We learned that certain strains of bacteria ferment carbohydrates that have been thus far indigestible in the digestive system. As the bacteria break these indigestible carbohydrates down, they produce short-chain fatty acids that are secreted into the colon, byproducts of the fermentation process. Butyrate is one of these short-chain fatty acid byproducts. We observed that butyrate has made headlines in medical journals as a result of the intriguing results …
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Risë Rafferty, RDN

Health Educator
Light Bearers

Metabolic Syndrome by Risë Rafferty

Metabolic Syndrome

March 30, 2016 | Risë Rafferty, RDN

Nearly 35% of adults in America and 50% of those 60 years of age or older are estimated to have metabolic syndrome, also called syndrome X and insulin resistance syndrome. These are staggering statistics. Potentially 3 of 10 adults in America are living with a syndrome that they may not even realize they have.

Metabolic syndrome is not a disease itself. Rather it is a cluster of several risk factors that have been found to be a major contributor to the development of cardiovascular disease, stroke, kidney disease, and type 2 diabetes. These risk factors include:

abdominal obesity high fasting blood sugar levels elevated triglycerides low HDL cholesterol elevated blood pressure

Having three or more of these risk factors indicates metabolic syndrome.

Apparently not all fat is alike. The fat that packs itself around the abdomen poses the greatest danger. Abdominal obesity is defined by a waist circumference measurement of  > 40 inches in men, > 35 inches in women.

A fasting blood sugar level > 110 is another early …
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Risë Rafferty, RDN

Health Educator
Light Bearers

Vanishing Perplexities

Vanishing Perplexities

July 3, 2015 | Risë Rafferty, RDN

In the hospital it is not uncommon to see doctor’s orders for C. diff testing in patient charts. C. diff is an abbreviation for Clostridium difficile. If C. diff + is charted it means the patient has Clostridium difficile infection (CDI).  C. diff is a bacterium that can cause symptoms ranging from diarrhea to life-threatening inflammation of the colon. It is more commonly seen after antibiotic use and in the elderly. In your intestines, C. diff produces a toxin that causes diarrhea and colitis. “Each year, more than a half million people get sick from C. difficile, and in recent years, C. difficile infections have become more frequent, severe and difficult to treat.”1 It is difficult to treat as it is spore forming and has a protective shell. In addition to this, C. diff has been labeled the most urgent of all superbug infections due to its developed resistance to antibiotic therapy. Most of us have C. diff in our colon in a healthy balance with other bacteria. It can …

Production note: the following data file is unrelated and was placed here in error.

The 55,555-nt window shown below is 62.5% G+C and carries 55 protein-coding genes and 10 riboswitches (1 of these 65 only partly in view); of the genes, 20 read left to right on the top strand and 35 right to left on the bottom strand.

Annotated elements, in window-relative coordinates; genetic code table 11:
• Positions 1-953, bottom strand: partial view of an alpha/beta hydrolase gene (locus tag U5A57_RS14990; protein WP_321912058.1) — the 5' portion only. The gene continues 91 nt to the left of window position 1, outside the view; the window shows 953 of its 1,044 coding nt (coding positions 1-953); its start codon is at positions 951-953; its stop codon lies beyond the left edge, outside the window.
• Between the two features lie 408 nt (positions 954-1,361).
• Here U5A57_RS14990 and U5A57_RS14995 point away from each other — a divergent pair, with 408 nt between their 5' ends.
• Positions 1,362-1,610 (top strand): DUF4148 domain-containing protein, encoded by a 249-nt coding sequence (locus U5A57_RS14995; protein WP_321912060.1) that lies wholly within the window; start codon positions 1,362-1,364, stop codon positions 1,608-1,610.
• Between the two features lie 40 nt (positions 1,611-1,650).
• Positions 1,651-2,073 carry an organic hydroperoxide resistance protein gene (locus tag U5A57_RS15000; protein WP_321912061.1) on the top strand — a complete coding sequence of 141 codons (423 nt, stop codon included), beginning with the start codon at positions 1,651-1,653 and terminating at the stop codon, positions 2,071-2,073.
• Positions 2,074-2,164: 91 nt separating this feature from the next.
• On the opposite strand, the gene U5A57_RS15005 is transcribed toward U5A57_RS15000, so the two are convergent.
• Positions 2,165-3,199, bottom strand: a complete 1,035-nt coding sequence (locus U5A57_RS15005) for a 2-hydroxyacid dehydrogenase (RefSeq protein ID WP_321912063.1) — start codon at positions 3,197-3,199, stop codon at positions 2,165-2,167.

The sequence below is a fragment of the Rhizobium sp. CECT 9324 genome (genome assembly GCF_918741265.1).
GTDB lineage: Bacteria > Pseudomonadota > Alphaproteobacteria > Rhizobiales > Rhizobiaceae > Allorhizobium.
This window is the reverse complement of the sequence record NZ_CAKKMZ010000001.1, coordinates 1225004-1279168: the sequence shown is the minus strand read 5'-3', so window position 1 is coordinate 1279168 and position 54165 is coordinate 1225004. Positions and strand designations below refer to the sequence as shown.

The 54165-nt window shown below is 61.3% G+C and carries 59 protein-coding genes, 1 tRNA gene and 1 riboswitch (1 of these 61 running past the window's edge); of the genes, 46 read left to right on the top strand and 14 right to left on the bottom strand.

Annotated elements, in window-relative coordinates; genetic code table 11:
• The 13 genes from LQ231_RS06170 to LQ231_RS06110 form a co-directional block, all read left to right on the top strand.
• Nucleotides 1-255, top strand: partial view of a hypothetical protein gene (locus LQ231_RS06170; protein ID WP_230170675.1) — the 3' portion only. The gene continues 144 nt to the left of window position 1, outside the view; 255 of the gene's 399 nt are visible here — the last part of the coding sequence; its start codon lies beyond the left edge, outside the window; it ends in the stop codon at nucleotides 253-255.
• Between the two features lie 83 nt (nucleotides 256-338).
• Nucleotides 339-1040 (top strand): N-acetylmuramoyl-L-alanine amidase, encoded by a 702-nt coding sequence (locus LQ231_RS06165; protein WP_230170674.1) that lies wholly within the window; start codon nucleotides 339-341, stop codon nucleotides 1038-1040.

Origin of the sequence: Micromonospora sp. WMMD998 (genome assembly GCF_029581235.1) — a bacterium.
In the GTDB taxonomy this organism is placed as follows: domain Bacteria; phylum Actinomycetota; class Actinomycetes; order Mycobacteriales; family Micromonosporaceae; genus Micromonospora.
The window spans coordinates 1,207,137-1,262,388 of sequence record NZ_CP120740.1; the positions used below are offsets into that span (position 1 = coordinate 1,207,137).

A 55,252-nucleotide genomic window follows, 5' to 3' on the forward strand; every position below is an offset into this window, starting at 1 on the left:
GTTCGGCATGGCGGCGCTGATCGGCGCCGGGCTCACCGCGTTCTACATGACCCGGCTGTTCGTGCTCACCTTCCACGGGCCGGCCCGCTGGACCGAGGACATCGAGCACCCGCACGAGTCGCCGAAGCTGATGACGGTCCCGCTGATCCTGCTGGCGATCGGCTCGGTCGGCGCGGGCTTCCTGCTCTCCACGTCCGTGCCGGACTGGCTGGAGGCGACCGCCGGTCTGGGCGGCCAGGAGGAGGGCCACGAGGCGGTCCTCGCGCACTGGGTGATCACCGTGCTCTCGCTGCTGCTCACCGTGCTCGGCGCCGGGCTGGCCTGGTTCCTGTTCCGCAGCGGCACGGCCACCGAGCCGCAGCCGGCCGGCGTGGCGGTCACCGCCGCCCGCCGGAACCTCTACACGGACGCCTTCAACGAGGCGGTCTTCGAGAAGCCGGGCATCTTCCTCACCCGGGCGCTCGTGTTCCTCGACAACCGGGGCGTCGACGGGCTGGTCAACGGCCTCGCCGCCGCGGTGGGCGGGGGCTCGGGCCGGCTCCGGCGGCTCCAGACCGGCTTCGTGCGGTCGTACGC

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Risë Rafferty, RDN

Health Educator
Light Bearers

Moldy Mary

Moldy Mary

April 1, 2015 | Risë Rafferty, RDN

Mary Hunt worked for the Department of Agriculture’s Northern Regional Research Laboratory (NRRL) in Peoria, Illinois in the early 1940s. She had been assigned the task of grocery shopping for the lab with a shopping list that probably surprised the businesses she frequented. She scoured markets and shops looking for moldy fruits, vegetables, cheese, and breads. She was in search of a mold that would provide a strain of Penicillium mold that could be used to mass-produce penicillin. She was nicknamed Moldy Mary.

Years before in 1928, a British laboratory scientist, by the name of Alexander Fleming, had returned from his vacation to find mold growing on one of his agar dishes. An obvious area surrounding the mold was clean of the staph bacteria that had been swathed on it. The mold had produced a substance that had killed the staph bacteria. Other British medical research scientists would later build on to his observations and experiment with the mold Penicillium in an effort to produce the first modern antibiotic medication.


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Risë Rafferty, RDN

Health Educator
Light Bearers